The Scottsdale Unified School District Governing Board, Interim Superintendent Dr. John Kriekard and Executive Admin Coordinator to Superintendent & Gov. Board Sondra Como. (photo by SUSD)

Trends and data

Scottsdale Unified School District Governing Board Vice President Kim Hartmann and other board members asked about previous studies to estimate enrollment trends and data. Discussion surrounded conducting a short-term study for the Oct. 4 discussion, and a second, long-term study later this year.

Kim Hartmann

“We’re building schools for 20, 30, 40, 50 years,” Ms. Hartmann said, referring to a past study by a firm called Applied Economics. “South Scottsdale is growing at a much larger pace then north Scottsdale, in the Paradise Valley area it was called aging in place. The economics are different now.”

Ms. Hartmann requested to see the information from the short-term study prior to their Oct. 4 meeting due to its complexity.

“The rubric that you referenced that we created in 2016, circumstances have changed, decisions we made then maybe we wouldn’t make now,” she said.

Governing Board member Pam Kirby requested to refer back to past reports by Applied Economics to see how close they came to their predictions.

“I would encourage us all to look at the 2014 report and see how accurate it is, if it was off, before we rubber stamp it,” she said. “I’d like to know why they believed it was off, and what they have achieved in their analytics.”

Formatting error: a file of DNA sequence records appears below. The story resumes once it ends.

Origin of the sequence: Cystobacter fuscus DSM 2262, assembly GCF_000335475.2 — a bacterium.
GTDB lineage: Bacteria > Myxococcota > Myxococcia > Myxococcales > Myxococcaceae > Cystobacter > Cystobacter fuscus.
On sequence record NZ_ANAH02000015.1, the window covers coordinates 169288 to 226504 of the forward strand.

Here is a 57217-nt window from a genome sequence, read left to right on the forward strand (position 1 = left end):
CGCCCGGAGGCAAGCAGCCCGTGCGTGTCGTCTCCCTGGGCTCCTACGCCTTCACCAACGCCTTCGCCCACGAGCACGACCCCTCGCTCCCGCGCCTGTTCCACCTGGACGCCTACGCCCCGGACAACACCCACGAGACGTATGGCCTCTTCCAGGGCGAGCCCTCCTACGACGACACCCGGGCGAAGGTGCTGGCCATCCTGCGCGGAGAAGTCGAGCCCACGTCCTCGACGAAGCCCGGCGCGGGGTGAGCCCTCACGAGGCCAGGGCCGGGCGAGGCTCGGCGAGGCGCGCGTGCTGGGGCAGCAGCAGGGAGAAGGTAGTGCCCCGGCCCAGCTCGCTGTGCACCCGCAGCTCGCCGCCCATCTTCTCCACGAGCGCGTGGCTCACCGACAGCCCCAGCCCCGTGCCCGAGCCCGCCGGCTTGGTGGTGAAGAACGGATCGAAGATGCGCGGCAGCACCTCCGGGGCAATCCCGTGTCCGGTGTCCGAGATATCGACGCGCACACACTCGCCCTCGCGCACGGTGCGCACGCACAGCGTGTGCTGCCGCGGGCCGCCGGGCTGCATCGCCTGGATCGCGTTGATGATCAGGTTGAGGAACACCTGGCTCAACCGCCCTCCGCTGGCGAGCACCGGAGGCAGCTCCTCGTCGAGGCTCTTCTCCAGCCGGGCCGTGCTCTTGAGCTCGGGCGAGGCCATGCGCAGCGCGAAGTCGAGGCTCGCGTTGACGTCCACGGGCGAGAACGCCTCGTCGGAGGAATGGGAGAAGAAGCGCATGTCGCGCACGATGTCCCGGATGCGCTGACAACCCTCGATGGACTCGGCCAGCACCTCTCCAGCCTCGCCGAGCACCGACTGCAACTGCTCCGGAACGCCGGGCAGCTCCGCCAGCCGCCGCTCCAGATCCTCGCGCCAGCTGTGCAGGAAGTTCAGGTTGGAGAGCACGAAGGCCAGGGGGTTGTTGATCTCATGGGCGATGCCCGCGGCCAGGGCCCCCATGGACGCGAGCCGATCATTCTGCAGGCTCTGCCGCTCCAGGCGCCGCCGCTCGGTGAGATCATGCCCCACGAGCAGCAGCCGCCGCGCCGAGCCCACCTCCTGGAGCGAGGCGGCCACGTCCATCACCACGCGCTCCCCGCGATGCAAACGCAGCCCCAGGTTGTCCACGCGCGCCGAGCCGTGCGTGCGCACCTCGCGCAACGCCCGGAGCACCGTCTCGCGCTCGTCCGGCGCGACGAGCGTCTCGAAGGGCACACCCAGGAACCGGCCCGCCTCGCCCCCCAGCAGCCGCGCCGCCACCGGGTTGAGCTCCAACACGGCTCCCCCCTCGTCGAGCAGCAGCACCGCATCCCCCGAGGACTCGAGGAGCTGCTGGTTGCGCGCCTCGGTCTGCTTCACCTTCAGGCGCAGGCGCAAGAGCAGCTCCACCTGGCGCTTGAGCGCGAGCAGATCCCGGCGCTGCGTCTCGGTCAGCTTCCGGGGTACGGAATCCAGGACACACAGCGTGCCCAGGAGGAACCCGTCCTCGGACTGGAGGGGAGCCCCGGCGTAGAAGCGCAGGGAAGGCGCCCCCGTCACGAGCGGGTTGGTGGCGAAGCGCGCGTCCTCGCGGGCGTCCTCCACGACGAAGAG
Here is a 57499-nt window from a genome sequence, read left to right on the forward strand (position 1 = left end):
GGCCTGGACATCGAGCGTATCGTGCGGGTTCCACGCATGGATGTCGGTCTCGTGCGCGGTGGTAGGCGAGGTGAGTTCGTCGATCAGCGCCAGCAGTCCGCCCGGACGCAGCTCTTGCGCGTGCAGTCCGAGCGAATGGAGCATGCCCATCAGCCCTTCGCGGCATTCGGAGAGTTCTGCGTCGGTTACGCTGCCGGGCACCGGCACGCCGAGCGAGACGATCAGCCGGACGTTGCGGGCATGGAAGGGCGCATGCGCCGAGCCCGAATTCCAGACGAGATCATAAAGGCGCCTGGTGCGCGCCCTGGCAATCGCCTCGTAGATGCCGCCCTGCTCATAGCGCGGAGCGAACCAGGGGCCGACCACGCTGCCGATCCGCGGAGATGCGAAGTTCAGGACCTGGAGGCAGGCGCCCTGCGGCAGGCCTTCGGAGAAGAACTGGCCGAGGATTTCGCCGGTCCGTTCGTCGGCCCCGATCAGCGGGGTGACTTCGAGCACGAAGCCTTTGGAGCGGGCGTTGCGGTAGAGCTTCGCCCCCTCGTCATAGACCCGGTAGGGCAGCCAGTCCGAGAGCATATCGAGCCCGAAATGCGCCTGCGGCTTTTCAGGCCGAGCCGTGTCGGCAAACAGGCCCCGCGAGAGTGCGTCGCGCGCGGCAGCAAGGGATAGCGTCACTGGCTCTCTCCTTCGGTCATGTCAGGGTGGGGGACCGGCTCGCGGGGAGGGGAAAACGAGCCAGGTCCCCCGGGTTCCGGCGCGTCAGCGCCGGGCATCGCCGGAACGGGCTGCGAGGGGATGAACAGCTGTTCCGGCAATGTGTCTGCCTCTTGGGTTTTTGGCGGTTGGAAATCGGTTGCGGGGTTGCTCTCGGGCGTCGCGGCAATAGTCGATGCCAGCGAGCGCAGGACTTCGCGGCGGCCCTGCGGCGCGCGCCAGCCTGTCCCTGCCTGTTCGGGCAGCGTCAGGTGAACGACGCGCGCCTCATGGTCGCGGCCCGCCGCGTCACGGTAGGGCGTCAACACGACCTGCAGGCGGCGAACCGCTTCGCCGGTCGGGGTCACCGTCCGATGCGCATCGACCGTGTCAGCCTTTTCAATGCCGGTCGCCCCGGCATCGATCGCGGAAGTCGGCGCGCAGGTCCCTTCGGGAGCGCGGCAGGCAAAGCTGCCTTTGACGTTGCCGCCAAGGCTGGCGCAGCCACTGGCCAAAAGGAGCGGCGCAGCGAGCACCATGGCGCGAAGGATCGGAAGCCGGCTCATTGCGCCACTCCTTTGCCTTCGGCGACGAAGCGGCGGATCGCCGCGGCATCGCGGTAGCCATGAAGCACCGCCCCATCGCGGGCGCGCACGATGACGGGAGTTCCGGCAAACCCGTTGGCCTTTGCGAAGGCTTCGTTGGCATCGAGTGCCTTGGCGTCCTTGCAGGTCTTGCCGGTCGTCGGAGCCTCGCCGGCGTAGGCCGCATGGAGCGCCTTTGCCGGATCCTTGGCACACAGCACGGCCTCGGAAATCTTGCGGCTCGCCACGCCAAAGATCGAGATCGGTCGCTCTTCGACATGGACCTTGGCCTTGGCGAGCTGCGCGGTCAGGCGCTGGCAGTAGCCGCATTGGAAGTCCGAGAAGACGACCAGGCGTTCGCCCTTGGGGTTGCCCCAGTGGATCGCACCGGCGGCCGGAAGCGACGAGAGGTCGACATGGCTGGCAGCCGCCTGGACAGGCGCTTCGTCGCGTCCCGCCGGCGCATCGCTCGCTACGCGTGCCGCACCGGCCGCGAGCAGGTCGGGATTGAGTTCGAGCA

Governing Board member Allyson Beckham took an opposing view, stating she didn’t see as much value out of predictive studies.

“Scottsdale is a mature area, and typically, I could be wrong, but typically those studies are based on real estate and growth of real estate,” she said. “I don’t see it as valuable if it’s in the short-term.”

Ms. Beckham noted that if the scope of work is well defined, and meet the outcomes that the district is looking for, she may have a different opinion.

“It’s no longer based upon just children being in that district, it’s really based upon choice,” Ms. Beckham said of the different studies

“I don’t know how you predict that choice. No one could have predicted the exodus that was happening at Scottsdale the last six years unless you talked to the individuals to find out why they were leaving. I would be interested in knowing how he’s going to predict that choice piece, that behavior piece.”

Ms. Hartmann circled back around to how quickly the Governing Board may need to make these decisions based on construction costs and inflation.

“The inflation, cost of construction is going up significantly, it’s going to continue to go up,” Ms. Hartmann said.

“So, whatever data we need to best understand that and project that, and in addition to that, what’s the recommendation? If we think this is going to look like this in 12 months, 24 months, it may provide insight to how accelerated we want to be.”

Northeast Valley News Editor Melissa Rosequist can be e-mailed at or can be followed on Twitter at